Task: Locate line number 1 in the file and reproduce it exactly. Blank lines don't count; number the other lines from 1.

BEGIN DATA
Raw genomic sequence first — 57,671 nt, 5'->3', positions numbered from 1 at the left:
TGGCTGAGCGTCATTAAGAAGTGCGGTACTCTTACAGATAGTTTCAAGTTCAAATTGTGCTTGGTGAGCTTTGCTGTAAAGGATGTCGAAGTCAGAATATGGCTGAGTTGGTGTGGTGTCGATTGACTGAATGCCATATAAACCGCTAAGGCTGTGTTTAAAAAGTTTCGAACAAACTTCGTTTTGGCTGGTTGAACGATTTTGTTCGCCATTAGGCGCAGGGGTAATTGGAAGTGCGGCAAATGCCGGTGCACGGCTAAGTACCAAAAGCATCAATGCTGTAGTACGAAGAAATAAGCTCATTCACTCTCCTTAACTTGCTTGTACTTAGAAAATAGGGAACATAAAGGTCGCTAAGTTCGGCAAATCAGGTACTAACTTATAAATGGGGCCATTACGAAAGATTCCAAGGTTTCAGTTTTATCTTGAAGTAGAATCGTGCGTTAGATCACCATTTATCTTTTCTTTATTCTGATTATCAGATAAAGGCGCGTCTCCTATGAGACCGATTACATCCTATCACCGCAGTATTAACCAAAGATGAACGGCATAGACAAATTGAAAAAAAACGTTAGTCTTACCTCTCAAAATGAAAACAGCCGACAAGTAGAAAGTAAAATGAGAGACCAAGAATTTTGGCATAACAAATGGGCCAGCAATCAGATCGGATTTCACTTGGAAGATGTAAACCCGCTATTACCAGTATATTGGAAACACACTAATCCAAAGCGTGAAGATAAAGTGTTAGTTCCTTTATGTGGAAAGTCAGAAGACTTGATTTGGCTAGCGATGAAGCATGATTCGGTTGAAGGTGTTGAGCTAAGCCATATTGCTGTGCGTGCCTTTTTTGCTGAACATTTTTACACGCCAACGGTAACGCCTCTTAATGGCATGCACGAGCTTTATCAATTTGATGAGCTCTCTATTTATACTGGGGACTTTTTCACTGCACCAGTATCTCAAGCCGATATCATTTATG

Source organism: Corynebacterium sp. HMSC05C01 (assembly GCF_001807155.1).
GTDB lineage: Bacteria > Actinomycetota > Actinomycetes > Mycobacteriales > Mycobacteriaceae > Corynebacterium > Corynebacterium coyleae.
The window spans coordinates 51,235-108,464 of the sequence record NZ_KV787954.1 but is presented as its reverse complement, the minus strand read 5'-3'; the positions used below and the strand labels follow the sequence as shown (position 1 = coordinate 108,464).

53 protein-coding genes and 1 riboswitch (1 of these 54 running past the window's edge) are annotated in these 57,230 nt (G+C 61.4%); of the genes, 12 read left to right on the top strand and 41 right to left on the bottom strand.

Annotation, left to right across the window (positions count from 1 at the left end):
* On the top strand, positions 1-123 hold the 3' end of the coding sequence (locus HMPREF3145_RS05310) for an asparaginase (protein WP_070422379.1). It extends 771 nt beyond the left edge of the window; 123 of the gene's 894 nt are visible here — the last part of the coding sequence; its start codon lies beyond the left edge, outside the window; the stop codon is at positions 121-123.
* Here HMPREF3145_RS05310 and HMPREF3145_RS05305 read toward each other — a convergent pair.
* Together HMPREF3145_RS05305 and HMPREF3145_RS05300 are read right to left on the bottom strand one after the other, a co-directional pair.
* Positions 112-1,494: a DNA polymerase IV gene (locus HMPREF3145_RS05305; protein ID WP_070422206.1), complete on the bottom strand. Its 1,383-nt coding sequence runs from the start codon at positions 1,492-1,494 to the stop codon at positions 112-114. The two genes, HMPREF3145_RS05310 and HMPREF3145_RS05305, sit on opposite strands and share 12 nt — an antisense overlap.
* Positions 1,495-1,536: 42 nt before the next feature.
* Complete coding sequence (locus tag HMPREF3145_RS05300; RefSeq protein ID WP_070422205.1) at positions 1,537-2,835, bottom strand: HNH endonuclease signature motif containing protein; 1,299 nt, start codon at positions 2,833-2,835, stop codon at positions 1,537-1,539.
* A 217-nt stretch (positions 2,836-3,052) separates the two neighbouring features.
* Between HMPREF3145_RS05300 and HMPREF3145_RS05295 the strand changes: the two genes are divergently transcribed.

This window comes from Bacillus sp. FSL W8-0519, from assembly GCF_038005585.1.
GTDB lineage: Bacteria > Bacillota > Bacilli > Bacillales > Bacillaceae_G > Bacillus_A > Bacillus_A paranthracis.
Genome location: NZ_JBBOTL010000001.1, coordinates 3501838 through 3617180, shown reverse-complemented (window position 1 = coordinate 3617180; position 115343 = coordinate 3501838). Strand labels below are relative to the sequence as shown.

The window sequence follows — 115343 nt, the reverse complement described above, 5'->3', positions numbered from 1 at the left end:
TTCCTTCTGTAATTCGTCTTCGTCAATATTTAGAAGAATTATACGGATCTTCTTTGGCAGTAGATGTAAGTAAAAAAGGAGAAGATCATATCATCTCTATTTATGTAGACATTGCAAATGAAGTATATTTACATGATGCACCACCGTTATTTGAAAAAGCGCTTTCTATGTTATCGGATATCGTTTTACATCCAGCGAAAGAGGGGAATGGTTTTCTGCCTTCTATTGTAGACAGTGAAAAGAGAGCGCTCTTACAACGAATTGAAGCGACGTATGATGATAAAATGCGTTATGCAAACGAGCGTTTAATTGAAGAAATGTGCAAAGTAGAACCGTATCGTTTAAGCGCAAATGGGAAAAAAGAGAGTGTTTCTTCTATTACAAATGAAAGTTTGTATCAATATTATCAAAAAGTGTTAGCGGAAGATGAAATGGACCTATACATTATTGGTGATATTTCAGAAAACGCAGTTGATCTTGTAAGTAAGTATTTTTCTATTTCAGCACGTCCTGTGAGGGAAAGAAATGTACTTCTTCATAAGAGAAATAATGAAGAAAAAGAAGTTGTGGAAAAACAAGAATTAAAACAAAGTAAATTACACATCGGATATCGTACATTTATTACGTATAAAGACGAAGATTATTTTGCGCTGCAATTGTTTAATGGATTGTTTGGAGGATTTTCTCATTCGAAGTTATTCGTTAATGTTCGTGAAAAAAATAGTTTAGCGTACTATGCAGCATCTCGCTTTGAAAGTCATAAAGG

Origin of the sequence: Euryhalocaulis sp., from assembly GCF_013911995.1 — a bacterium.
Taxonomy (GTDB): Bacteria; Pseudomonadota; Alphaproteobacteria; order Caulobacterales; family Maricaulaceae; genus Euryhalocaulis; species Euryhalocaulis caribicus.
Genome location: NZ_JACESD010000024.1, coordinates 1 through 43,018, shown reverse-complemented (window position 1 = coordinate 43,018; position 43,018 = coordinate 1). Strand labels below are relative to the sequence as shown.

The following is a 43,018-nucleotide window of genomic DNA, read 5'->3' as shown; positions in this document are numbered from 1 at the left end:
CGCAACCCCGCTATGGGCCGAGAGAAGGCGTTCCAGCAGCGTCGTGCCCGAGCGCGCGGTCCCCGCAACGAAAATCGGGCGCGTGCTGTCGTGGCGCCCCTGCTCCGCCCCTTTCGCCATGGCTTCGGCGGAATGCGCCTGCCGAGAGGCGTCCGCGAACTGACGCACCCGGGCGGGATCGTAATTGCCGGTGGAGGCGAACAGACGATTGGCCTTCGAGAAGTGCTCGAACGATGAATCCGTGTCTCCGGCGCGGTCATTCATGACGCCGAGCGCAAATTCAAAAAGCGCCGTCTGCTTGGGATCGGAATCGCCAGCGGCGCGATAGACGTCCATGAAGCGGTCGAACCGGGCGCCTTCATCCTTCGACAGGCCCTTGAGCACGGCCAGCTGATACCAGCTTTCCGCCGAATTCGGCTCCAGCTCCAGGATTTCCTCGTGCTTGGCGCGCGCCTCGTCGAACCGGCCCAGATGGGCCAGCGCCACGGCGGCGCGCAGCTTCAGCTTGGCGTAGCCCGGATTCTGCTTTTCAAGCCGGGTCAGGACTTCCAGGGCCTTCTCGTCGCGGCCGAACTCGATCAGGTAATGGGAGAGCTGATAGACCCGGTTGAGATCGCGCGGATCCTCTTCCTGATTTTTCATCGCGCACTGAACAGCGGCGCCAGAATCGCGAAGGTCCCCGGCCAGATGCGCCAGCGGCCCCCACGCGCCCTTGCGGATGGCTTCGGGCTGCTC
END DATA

Raw genomic sequence first — 57,671 nt, 5'->3', positions numbered from 1 at the left: